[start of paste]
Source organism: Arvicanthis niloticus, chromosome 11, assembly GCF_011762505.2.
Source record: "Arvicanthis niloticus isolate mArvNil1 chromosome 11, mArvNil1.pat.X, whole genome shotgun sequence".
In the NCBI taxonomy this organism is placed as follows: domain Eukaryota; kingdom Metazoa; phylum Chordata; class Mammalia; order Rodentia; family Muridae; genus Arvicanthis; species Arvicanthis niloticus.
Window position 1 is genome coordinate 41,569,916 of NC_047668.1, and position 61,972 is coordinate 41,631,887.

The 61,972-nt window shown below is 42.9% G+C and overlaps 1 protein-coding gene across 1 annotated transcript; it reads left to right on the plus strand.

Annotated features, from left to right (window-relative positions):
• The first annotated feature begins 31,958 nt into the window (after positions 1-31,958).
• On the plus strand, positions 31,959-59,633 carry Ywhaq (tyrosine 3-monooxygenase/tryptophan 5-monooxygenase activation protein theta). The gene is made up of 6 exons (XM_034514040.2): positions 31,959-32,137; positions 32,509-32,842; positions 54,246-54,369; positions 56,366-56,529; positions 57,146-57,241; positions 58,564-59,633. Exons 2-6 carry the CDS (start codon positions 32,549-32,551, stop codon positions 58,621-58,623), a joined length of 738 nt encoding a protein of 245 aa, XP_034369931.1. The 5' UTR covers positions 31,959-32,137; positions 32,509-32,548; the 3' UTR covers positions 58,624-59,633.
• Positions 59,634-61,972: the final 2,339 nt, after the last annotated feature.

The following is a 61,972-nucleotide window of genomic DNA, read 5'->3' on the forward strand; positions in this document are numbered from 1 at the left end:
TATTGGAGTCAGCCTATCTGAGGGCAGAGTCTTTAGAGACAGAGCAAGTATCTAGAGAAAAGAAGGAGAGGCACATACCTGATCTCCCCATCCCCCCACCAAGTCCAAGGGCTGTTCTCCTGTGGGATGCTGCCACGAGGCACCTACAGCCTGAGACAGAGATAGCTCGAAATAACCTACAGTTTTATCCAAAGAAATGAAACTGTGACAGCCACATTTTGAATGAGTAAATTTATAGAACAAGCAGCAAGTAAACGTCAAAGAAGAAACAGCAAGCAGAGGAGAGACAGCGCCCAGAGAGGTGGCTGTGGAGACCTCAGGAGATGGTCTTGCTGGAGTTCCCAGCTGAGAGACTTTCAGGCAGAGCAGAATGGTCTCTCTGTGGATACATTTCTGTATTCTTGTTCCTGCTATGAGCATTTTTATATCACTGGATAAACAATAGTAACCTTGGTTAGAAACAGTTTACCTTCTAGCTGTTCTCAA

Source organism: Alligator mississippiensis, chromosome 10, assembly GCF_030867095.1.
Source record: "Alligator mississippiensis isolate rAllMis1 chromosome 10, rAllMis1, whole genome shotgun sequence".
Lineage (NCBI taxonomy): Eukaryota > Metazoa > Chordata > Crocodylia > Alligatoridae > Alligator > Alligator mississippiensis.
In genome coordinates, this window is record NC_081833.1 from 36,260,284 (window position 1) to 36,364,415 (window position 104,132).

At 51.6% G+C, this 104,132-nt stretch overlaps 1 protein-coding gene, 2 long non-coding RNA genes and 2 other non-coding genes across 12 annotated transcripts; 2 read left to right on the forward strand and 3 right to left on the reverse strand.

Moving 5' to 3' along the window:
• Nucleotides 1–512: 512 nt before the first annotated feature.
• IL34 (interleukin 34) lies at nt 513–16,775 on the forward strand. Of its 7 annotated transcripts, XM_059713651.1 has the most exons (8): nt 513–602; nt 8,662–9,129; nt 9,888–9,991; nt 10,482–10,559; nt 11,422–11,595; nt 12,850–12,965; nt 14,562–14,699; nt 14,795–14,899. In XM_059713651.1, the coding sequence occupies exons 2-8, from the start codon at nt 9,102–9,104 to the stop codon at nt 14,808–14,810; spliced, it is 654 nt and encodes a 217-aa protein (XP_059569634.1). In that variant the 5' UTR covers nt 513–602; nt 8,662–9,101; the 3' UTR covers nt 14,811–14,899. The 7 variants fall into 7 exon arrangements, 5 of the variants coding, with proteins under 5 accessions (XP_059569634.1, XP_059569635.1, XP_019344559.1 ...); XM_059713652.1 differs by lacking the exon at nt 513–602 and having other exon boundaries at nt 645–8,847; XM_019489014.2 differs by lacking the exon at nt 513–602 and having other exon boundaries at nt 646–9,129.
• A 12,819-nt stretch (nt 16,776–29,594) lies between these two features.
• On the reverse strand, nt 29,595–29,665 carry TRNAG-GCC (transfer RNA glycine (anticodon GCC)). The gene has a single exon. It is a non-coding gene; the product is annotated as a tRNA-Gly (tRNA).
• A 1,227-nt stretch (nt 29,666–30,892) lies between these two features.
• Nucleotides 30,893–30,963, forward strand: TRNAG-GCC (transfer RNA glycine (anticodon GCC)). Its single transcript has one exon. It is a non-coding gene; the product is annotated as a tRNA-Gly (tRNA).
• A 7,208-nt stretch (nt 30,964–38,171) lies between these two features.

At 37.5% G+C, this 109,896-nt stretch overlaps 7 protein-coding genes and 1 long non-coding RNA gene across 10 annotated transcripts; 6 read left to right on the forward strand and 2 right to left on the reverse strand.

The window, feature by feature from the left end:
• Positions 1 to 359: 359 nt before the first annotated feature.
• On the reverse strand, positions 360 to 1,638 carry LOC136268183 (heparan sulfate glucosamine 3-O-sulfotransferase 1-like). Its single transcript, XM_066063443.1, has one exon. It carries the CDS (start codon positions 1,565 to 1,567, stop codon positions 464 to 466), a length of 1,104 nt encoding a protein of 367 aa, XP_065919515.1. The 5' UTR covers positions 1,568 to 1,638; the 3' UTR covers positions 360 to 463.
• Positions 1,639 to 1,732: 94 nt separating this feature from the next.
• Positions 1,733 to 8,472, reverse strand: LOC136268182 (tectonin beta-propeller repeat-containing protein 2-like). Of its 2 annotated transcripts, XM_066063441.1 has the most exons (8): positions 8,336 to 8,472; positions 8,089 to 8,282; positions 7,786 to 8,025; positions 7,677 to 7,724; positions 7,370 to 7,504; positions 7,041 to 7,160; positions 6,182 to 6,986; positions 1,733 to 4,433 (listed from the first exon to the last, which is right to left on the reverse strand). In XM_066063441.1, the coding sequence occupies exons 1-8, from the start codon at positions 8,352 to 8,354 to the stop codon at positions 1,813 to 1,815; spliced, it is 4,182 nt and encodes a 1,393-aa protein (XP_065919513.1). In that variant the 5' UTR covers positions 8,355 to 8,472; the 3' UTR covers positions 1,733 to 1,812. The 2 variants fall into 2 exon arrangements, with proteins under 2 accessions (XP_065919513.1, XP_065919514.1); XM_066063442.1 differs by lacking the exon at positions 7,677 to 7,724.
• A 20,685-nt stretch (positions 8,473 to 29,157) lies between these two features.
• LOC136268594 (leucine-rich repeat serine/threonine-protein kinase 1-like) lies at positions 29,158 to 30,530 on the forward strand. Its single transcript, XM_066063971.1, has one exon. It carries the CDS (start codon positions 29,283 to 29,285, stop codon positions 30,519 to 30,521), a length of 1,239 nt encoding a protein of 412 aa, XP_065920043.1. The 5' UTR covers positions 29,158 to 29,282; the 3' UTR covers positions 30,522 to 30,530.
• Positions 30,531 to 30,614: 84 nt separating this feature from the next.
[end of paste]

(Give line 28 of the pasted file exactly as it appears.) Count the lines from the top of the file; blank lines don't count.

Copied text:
• On the reverse strand, positions 360 to 1,638 carry LOC136268183 (heparan sulfate glucosamine 3-O-sulfotransferase 1-like). Its single transcript, XM_066063443.1, has one exon. It carries the CDS (start codon positions 1,565 to 1,567, stop codon positions 464 to 466), a length of 1,104 nt encoding a protein of 367 aa, XP_065919515.1. The 5' UTR covers positions 1,568 to 1,638; the 3' UTR covers positions 360 to 463.